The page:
Fellini jokes


Is he really making going for a Fellini charcter?

Don't tease me about my hobbies, I don't you about being an a$$hole

reply

uh, pardon? :)

reply

Just the fact that his name is Federico Fabrizi and he is all about realism and what not...it seems like he's going for a joke on the itailan director.

Don't tease me about my hobbies, I don't you about being an a$$hole

reply

how about this - his two characters are aldo vanuci and fedrico fabrizi and there is an actor called aldo fabrizi. look at him on this website and he looks just like the prison inpspector that sellers dresses up at, at the beginning.

http://www.archivio.raiuno.rai.it/schede/9001/900107.htm

this cant just be a coincidence.

reply

You're right!

reply


Although I can't pull any out of my memory just now, I was left with the feeling I had seen quite a lot of in-jokes and "easter eggs" in this film. There are probably many that require a good knowledge of Fellini and other suchlikes in order to detect them.

reply

Fellini was the one I thought of instantly when the Fox started playing Frederico Fabrizi.

His "err, you get the symbolic meaning" seemed straight out of what cinema critics, hard put to explain the bizarre sequences and shots in his movies, would say. It's been decades since I saw "La Dolce VIta", I'm still trying to find out the significance of the unending opening sequence about transporting the Jesus statue by helicopter, and have said to myself.."it's Fellini, so there's *gotta* be a symbolic meaning" that I'm unable to grasp!"

Difficult to believe De Sica could direct a zany flick like that!

...it's alright, Ma, if I can't please him

reply

I didn't really notice many Fellini jokes specifically.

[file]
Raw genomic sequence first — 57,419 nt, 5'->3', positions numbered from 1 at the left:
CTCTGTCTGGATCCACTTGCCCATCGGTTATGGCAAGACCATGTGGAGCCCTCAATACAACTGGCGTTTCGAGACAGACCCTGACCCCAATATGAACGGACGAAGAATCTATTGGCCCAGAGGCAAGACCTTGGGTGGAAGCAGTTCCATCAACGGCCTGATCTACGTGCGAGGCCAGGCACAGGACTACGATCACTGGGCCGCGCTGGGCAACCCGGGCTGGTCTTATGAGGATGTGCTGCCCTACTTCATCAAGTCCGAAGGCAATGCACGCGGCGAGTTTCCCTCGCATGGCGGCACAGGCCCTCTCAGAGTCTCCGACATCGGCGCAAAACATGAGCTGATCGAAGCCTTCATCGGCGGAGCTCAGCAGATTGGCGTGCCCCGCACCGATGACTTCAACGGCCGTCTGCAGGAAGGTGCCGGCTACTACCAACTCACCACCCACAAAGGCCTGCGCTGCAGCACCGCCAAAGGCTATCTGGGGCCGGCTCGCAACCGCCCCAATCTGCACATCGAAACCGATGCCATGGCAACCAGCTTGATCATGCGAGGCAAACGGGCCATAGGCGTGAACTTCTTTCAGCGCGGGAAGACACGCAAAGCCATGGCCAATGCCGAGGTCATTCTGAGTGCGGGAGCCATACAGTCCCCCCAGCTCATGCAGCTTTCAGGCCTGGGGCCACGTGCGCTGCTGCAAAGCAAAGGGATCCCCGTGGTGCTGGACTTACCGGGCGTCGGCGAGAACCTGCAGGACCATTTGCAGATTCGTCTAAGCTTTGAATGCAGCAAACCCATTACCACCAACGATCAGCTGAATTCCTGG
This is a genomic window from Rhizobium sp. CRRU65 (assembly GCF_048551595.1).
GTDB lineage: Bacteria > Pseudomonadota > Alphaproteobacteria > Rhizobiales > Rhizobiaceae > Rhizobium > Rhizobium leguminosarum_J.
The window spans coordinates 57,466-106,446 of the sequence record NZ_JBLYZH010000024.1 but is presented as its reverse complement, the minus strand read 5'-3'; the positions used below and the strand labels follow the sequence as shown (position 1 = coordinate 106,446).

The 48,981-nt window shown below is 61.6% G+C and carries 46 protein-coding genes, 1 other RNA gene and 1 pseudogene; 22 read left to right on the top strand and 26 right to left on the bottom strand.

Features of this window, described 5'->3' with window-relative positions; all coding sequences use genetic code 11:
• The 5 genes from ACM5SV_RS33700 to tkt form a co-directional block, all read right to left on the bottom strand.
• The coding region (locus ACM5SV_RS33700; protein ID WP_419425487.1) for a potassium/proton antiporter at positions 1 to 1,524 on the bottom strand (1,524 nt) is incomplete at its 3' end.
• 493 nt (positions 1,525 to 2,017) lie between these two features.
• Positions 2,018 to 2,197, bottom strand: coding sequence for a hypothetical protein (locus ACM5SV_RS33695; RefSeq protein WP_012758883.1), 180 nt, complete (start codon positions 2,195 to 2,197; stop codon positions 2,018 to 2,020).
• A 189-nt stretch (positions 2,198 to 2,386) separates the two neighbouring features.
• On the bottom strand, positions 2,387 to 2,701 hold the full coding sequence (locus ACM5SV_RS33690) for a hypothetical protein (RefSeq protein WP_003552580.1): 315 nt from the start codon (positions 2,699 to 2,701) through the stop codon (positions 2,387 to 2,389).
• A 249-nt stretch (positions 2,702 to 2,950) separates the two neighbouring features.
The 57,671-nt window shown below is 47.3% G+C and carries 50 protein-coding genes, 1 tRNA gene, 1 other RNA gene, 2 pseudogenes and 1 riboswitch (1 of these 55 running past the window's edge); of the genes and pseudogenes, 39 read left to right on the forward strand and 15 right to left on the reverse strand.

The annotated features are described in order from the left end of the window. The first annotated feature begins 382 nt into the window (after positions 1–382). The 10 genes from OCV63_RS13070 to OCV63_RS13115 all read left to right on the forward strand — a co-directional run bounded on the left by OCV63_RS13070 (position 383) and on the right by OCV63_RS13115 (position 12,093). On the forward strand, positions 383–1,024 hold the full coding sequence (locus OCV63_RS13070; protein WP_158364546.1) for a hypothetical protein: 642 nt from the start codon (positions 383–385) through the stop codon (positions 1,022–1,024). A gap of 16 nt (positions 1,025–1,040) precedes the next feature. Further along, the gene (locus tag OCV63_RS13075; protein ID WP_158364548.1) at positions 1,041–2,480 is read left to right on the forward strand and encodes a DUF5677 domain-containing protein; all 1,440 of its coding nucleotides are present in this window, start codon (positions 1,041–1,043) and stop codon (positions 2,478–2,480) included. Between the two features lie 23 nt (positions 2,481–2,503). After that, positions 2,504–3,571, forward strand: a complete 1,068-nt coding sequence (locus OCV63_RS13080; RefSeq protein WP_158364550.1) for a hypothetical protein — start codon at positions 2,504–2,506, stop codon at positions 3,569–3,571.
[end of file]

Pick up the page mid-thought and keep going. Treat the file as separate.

You people do know that it was neo-realism that the movie in the movie was sending up, and that Federico Fellini was NOT a neo-realist director? Matter of fact, at the time Fellini was accused of killing the neo-realism movement. This concept of moving into an obscure Italian town and using the people for a non-professional "true-life" feel was a lot closer to filmmakers like Visconti - I thought the townspeople reminded me (in a comic way) of the fishing village in "La Terra Trema" for instance. Just like Visconti, or early Da Sica.

Neo-realism was all about naturalism, Fellini was all about style. There's a joke in "La Dolce Vita" when Anita Ekberg is being interviewed and a reporter asks her in Italian if neo-realsim is alive or dead. Not understanding Italian at all she turns to the translator who just shrugs and tells her "Just say alive.". Easier that way, and this movie thought so, too.

reply

Exactly. De Sica was making fun of his own image and pretentious cinema critics His own neo-realism era films, including the comedy "THE GOLD OF NAPLES", (not CAIRO) were viewed as realistic drama outside of Italy.

reply

Everytime I see this film I think of Antonioni more than anyone else.


Aldo Vanucci: We are ready for the next shot, only in this scene instead of doing *nothing*, we do *something*.

But DeSica is also sending up Fellini and himself, not to mention Hollywood stars, film fans and film critics.

I love this film. I've never understood why it is so underrated (except maybe because of it's jab at film critics).

reply

While "Federico Fabrizi" is an obvious joke on Fellini, the character himself seems to me to be a lot more like Rossellini -- note the glasses and the joke about how he "only uses professional actors" (Rossellini became famous for his "neo-Realist" films in which he used non-professional actors). Also, the establishing shot of the harbor strikes me as a direct visual reference to _Stromboli_, although I suppose that that could be a coincidence.

reply

My two cents. Federico Fabrizi suggests Fellini (and there were some shots which reminded me of Il Sceicco bianco when Fellini sends up ... very much what this is sending up). The 'doing nothing' shot has to be about Antonioni. And the film at the end is definitely about neo-realism, or what neo-realism might have been if taken to teh extreme of its own logic (and by the way look at the reactions it gets from its 'actors' when they see what they 'really' looked like - it's not as straightforward a piss-take as it first appears!

And here we sit like birds in the wilderness

reply